The Obama administration will announce a moratorium Friday on any major new coal leases on federal lands until it completes a comprehensive review of whether the fees charged to mining companies provide a fair return to American taxpayers and reflect coal's impact on the environment.
An administration official says companies will continue to be able to mine the coal reserves already under lease. The official spoke on condition of anonymity in advance of the announcement.
Roughly 40 percent of the coal produced in the United States comes from federal lands. The vast majority of that mining takes place in Wyoming, Montana, Colorado, Utah and New Mexico. It's unclear what impact the moratorium will have on many coal companies given the declining domestic demand for coal and the closure of numerous coal-fired power plants around the country. Coal companies have already stockpiled billions of tons of coal on existing leases.
But the announcement will no doubt please environmental groups that have long said the government's fee rates encouraged production of a product that contributed to global warming.
The Obama administration has held a handful of public hearings last year to get feedback on the adequacy of the fees charged companies for coal mined on federal lands. The government collects a 12.5 percent royalty on the sale price of strip-mined coal. The rate was established in 1976. The money is then split between the federal government and the state where the coal was mined. Coal companies also pay a $3 fee annually for each acre of land leased.
Government auditors have in the past questioned the adequacy of the royalty rate and whether it provided an appropriate return, though they did not make specific recommendations to raise it. Environmental groups have argued that the federal coal leasing program amounts to a major fossil fuel subsidy that contributes to global warming. Industry groups counter that any increase in royalty rates will hurt consumers and threaten high-paying jobs.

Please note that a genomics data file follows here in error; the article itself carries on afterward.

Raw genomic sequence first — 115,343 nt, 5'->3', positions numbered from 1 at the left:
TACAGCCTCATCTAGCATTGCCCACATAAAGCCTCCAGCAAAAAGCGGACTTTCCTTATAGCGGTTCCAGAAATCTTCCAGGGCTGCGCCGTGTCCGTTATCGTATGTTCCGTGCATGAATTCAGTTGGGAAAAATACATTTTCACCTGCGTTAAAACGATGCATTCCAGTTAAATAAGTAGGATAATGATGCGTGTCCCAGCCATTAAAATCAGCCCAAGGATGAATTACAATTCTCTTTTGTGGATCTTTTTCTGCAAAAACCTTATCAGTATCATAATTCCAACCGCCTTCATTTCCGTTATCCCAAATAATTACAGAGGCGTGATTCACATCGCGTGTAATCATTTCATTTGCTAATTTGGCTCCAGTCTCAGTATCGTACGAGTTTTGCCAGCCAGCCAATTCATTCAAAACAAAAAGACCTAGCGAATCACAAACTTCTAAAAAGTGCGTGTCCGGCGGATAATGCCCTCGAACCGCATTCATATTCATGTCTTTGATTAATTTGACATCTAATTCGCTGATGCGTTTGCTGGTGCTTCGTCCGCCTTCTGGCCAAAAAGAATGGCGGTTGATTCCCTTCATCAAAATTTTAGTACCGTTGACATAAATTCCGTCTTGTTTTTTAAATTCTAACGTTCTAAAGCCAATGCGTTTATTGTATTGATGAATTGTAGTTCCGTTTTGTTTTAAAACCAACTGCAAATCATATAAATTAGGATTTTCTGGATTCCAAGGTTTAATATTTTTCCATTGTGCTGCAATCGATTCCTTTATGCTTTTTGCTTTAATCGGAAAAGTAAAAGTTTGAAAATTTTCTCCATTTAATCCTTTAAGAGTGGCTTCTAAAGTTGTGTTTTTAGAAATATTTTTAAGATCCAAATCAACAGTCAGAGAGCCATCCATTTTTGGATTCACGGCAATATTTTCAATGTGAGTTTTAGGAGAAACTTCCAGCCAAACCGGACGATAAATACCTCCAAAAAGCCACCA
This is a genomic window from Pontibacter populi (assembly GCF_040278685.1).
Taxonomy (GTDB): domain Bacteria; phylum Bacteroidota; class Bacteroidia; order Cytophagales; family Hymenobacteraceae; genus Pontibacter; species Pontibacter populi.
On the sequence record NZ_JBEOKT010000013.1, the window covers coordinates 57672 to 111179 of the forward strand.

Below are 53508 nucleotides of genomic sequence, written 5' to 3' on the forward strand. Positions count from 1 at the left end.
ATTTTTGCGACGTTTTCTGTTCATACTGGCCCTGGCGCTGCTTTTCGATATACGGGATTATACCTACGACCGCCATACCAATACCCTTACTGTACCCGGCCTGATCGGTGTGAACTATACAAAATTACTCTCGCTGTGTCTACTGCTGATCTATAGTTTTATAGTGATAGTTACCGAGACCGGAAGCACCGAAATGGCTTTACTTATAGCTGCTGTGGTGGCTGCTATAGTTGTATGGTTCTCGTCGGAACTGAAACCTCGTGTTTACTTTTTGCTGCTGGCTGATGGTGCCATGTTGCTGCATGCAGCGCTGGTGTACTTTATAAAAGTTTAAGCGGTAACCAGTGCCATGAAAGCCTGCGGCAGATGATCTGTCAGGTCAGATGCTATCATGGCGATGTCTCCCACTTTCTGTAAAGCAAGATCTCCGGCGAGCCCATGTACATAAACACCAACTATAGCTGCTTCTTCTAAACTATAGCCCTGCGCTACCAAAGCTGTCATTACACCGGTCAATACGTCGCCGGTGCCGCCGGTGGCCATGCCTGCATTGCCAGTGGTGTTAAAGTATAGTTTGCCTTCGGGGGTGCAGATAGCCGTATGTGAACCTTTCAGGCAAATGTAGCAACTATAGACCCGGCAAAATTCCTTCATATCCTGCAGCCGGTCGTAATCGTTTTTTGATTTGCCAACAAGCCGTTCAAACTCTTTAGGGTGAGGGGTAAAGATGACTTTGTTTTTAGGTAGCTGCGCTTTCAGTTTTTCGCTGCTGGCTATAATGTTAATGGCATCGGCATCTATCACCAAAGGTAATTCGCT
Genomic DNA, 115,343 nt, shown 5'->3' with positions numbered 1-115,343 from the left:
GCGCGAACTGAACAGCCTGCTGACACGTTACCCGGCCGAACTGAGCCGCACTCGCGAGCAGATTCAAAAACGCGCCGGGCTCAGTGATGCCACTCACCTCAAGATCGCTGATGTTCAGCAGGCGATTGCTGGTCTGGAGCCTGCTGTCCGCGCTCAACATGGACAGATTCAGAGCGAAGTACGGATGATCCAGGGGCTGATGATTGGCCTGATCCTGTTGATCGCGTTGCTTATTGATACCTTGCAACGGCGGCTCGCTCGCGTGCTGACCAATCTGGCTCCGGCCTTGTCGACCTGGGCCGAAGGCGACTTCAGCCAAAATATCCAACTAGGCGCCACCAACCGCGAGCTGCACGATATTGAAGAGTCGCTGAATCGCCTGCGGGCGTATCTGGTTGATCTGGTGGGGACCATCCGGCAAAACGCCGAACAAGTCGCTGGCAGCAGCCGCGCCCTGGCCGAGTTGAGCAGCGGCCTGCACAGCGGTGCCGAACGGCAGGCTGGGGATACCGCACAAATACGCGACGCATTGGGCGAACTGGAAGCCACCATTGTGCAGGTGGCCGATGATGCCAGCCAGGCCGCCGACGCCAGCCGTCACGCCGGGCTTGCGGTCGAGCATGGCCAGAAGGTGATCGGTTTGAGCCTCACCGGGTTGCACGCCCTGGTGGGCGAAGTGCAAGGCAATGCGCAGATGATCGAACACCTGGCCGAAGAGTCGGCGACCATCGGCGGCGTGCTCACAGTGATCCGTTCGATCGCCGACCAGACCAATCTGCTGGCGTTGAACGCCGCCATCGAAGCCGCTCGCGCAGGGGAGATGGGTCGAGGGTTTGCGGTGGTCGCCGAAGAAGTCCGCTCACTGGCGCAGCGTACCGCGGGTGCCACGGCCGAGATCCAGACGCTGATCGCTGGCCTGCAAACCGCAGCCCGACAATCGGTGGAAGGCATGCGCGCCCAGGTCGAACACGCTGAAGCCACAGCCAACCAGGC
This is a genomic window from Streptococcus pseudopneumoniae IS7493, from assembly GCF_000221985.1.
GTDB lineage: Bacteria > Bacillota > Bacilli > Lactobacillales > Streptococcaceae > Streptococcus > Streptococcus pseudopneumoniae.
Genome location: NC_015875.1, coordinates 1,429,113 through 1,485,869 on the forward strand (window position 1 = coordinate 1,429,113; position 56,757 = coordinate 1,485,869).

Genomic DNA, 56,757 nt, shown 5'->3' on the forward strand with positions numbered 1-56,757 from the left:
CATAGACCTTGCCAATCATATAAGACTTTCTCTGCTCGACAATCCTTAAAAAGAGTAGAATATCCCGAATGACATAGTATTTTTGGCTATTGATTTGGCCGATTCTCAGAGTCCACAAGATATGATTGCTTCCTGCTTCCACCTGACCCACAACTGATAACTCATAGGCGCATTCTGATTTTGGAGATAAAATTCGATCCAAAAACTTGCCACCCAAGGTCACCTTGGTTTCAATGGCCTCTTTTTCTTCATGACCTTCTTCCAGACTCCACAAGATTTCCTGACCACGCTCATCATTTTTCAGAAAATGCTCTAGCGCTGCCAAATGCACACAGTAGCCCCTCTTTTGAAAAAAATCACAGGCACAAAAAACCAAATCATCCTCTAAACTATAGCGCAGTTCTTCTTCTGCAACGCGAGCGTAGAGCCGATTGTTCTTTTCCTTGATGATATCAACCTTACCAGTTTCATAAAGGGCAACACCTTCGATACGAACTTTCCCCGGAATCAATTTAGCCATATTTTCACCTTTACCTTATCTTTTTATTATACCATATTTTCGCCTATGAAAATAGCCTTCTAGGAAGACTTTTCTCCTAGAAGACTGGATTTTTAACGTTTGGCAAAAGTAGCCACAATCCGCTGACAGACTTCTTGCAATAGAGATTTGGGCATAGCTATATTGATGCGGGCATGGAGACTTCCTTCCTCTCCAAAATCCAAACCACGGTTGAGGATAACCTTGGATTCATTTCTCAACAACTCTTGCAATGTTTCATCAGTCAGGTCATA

President Barack Obama said during the State of the Union address that he would push to change the way the federal government manages its oil and coal resources.
The Obama administration will point to concerns raised during the public hearings to launch its review of the federal coal program.
The review will look at such issues as how, when and where to lease, how to account for the public health impacts of coal, and how to ensure American taxpayers earn a fair return on their resources. The administration official noted that similar reviews have occurred twice before, one in the 1970s and the other in the 1980s, and pauses on the approval of new mining leases accompanied each review.
The administration official said some exceptions to the moratorium will be allowed, most notably for small lease modifications. And while the federal government will proceed with environmental reviews for pending lease applications, no final decision will be made.
The administration held hearings in Montana, Wyoming, Colorado and New Mexico last year on the federal coal program. Several people representing tribes, local ranchers and environmental groups spoke in favor of increasing royalty rates, saying it would hasten the transition to cleaner energy sources.
Several GOP lawmakers sent staff to relay their concerns about the Interior Department's efforts.
For example, Penny Pew, a district director for Republican Rep. Paul Gosar of Arizona, said that "President Obama and his agency minions are trying to put the coal industry out of business by imposing a flurry of draconian mandates not based in reality."
Industry officials also voiced concerns.
"Higher royalty rates will result in higher electricity costs, which is in effect a regressive tax on the middle class and the poor communities," said Adam Gimbel, an employee at Cloud Peak Energy who spoke at a hearing held last August in Denver.
The Associated Press
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